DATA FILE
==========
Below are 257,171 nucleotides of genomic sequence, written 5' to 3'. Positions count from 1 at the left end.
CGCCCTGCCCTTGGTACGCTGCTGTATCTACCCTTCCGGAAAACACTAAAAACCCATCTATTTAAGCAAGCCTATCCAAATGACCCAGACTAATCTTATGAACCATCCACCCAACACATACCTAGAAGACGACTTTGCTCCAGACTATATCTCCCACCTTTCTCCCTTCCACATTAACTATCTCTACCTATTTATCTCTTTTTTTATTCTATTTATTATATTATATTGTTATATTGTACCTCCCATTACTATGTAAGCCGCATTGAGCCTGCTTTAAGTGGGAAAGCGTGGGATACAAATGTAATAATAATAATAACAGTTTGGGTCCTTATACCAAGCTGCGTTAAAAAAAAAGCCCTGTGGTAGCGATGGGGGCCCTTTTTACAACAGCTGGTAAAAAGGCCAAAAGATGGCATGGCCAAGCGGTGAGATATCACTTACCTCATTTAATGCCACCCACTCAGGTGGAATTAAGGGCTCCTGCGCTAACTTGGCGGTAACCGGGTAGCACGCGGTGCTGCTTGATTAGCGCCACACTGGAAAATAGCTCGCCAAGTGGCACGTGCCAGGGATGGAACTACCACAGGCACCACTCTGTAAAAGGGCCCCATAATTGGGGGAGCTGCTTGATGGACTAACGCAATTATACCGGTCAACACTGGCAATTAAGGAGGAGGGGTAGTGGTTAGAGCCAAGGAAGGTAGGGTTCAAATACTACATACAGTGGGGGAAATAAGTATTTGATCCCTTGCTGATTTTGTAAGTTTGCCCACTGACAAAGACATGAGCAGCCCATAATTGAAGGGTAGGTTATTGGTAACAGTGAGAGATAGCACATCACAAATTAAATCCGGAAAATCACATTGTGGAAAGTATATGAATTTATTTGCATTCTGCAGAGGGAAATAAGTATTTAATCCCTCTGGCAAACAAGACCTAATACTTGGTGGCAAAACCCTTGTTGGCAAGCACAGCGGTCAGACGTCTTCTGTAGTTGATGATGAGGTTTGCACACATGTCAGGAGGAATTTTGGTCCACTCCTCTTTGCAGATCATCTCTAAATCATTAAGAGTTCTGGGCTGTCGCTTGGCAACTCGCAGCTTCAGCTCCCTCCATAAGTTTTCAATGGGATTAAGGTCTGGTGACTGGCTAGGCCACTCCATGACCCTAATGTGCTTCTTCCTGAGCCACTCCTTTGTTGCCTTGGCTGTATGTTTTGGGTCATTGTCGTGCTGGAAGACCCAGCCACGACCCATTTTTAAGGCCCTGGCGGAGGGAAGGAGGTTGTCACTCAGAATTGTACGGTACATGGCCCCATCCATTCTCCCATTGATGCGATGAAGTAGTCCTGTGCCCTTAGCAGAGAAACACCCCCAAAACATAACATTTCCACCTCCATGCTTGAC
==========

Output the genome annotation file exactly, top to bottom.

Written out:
Below are 257,171 nucleotides of genomic sequence, written 5' to 3'. Positions count from 1 at the left end.
CGCCCTGCCCTTGGTACGCTGCTGTATCTACCCTTCCGGAAAACACTAAAAACCCATCTATTTAAGCAAGCCTATCCAAATGACCCAGACTAATCTTATGAACCATCCACCCAACACATACCTAGAAGACGACTTTGCTCCAGACTATATCTCCCACCTTTCTCCCTTCCACATTAACTATCTCTACCTATTTATCTCTTTTTTTATTCTATTTATTATATTATATTGTTATATTGTACCTCCCATTACTATGTAAGCCGCATTGAGCCTGCTTTAAGTGGGAAAGCGTGGGATACAAATGTAATAATAATAATAACAGTTTGGGTCCTTATACCAAGCTGCGTTAAAAAAAAAGCCCTGTGGTAGCGATGGGGGCCCTTTTTACAACAGCTGGTAAAAAGGCCAAAAGATGGCATGGCCAAGCGGTGAGATATCACTTACCTCATTTAATGCCACCCACTCAGGTGGAATTAAGGGCTCCTGCGCTAACTTGGCGGTAACCGGGTAGCACGCGGTGCTGCTTGATTAGCGCCACACTGGAAAATAGCTCGCCAAGTGGCACGTGCCAGGGATGGAACTACCACAGGCACCACTCTGTAAAAGGGCCCCATAATTGGGGGAGCTGCTTGATGGACTAACGCAATTATACCGGTCAACACTGGCAATTAAGGAGGAGGGGTAGTGGTTAGAGCCAAGGAAGGTAGGGTTCAAATACTACATACAGTGGGGGAAATAAGTATTTGATCCCTTGCTGATTTTGTAAGTTTGCCCACTGACAAAGACATGAGCAGCCCATAATTGAAGGGTAGGTTATTGGTAACAGTGAGAGATAGCACATCACAAATTAAATCCGGAAAATCACATTGTGGAAAGTATATGAATTTATTTGCATTCTGCAGAGGGAAATAAGTATTTAATCCCTCTGGCAAACAAGACCTAATACTTGGTGGCAAAACCCTTGTTGGCAAGCACAGCGGTCAGACGTCTTCTGTAGTTGATGATGAGGTTTGCACACATGTCAGGAGGAATTTTGGTCCACTCCTCTTTGCAGATCATCTCTAAATCATTAAGAGTTCTGGGCTGTCGCTTGGCAACTCGCAGCTTCAGCTCCCTCCATAAGTTTTCAATGGGATTAAGGTCTGGTGACTGGCTAGGCCACTCCATGACCCTAATGTGCTTCTTCCTGAGCCACTCCTTTGTTGCCTTGGCTGTATGTTTTGGGTCATTGTCGTGCTGGAAGACCCAGCCACGACCCATTTTTAAGGCCCTGGCGGAGGGAAGGAGGTTGTCACTCAGAATTGTACGGTACATGGCCCCATCCATTCTCCCATTGATGCGATGAAGTAGTCCTGTGCCCTTAGCAGAGAAACACCCCCAAAACATAACATTTCCACCTCCATGCTTGAC